The distance zone factor is used to modify the distance zones used in the Lane Changing Model to determine where vehicles make their lane choice for a forthcoming turn.
The impact of this functionality was found to linearly decrease the prevalence of stop-go driving in the upstream traffic. The higher the OBU penetration rate, the more lane changes shift upstream; this leads to fewer stops since the vehicles have a wider window of time in which to make the manoeuvre.
Although the underlying theory of the benefits brought about by C-ITS may seem obvious (traffic smoothing brought about by early decision making), simulation allows us to investigate many of the more subtle features that may occur in practice, such as the effect of the density of the RSUs (the more frequent, the more granular the information that can be transmitted) - and how these need to be placed to ensure maximal effect at complex junctions and highway merges, allowing us to undertake critical evaluations that will directly affect C-ITS business cases.
The findings we have shown above are only a tiny fraction of those from the C-Roads project, which based its findings on a huge range of key performance indicators. We hope to bring you more insight into our work via a series of upcoming webinars that will be advertised on our webpage as well as LinkedIn.
Cooperative ITS (C-ITS) encompasses a group of technologies and applications that allow efficient data exchange through wireless communication technologies between components and actors of the transport system, either Vehicle to Vehicle (V2V) or Vehicle to Infrastructure (V2I).
C-ITS is an evolutionary process that will start with the least complex – Day 1 - use cases, which encompass messages about notification of locations or danger situations as well as signalling applications. In a second stage, Day 1.5 services will also be deployed.
Day 1 cases include slow or stationary vehicles and traffic ahead warning, which can improve traffic fluidity by encouraging other vehicles to take an alternative route; road works warning (allowing the road operator to alert with drivers through I2V communication about restrictions and instructions); weather conditions; emergency braking light; or probe vehicle data (PVD). Also known as floating car data, PVD is data generated by vehicles and contains vehicle positional information, time stamp and motion. Driver actions such as steering, braking, flat tyre, windscreen wiper status, air bag status, and weather and road surface conditions can also be transmitted. The data is used to manage traffic flows, maintain roads and to alert users in hot spots, where the danger of accidents accumulates.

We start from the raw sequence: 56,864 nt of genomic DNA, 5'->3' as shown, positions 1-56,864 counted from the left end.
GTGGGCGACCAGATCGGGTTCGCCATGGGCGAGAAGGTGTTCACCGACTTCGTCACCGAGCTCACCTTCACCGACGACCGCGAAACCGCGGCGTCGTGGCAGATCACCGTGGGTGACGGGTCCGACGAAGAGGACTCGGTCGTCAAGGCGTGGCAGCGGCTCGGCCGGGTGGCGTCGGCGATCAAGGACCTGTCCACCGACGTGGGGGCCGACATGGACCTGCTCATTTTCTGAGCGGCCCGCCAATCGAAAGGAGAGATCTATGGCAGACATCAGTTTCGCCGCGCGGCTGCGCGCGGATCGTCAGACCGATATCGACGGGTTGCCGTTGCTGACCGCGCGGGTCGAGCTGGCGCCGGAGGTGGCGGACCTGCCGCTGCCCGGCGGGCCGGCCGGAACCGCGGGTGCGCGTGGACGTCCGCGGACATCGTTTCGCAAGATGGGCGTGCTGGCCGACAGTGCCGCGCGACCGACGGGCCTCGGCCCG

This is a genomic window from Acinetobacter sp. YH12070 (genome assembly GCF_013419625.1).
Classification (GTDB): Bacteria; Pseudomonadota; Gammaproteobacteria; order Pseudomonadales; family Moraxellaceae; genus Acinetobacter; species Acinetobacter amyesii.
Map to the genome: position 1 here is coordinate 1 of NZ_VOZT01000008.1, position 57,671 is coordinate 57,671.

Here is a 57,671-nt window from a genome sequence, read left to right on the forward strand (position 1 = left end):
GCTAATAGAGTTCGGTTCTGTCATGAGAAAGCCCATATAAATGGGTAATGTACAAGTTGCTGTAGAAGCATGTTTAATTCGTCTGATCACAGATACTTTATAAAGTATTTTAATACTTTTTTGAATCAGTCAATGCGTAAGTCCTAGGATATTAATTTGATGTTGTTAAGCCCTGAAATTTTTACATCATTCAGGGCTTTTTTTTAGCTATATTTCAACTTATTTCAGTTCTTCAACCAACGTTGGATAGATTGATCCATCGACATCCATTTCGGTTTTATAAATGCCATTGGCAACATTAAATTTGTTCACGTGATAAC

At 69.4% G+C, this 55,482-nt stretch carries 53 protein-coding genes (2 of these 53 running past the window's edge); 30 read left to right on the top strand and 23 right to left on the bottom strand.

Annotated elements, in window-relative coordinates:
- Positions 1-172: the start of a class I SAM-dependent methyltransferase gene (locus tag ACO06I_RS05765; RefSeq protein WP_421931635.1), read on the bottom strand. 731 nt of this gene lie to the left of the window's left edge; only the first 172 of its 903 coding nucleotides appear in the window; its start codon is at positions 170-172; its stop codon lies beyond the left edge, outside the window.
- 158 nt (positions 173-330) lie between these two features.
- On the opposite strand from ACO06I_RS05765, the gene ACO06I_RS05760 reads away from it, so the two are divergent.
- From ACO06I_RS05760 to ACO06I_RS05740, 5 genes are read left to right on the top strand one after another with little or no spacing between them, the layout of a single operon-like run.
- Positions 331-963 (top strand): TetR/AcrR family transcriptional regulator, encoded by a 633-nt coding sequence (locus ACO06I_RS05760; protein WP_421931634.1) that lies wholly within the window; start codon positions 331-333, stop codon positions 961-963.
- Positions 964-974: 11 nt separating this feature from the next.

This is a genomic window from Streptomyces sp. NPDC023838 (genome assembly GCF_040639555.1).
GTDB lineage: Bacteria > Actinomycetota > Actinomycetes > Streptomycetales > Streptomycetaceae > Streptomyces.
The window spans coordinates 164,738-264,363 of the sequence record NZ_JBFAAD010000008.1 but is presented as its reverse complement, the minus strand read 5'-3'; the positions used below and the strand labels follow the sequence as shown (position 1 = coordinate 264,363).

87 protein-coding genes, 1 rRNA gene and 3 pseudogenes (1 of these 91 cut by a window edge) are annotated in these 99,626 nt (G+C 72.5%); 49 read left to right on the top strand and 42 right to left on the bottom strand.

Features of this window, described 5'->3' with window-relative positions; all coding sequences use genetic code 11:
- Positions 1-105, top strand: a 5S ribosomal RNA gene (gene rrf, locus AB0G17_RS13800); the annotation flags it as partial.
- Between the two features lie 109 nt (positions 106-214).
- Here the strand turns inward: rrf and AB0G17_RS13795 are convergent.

Meanwhile typical Day 1.5 cases include park & ride information; traffic information; and smart routing.
The deployment of C-ITS in Europe requires legal, architectural, administrative, governance, technical and standardisation issues to be overcome. The European platform C-Roads brings together European Union member states and road operators who wish to collaborate to deploy C-ITS services in a harmonised and interoperable manner throughout Europe.
“At the Spanish level, it is intended to make an effort to promote the participation of all entities in the sector, in addition to influencing the decisions to be made in Europe,” C-Roads Spain says on its website.
Harmonisation is key to C-Roads’ cooperation. “Consequently, all the participants share the vision of the main objectives,” the organization continues. “Which are, in addition to harmonisation, the implementation through pilots of the Day 1 and Day 1.5 services, the demonstrations of the implementation of C-ITS and the advance towards a large-scale implementation.”
(Source: C-Roads Spain)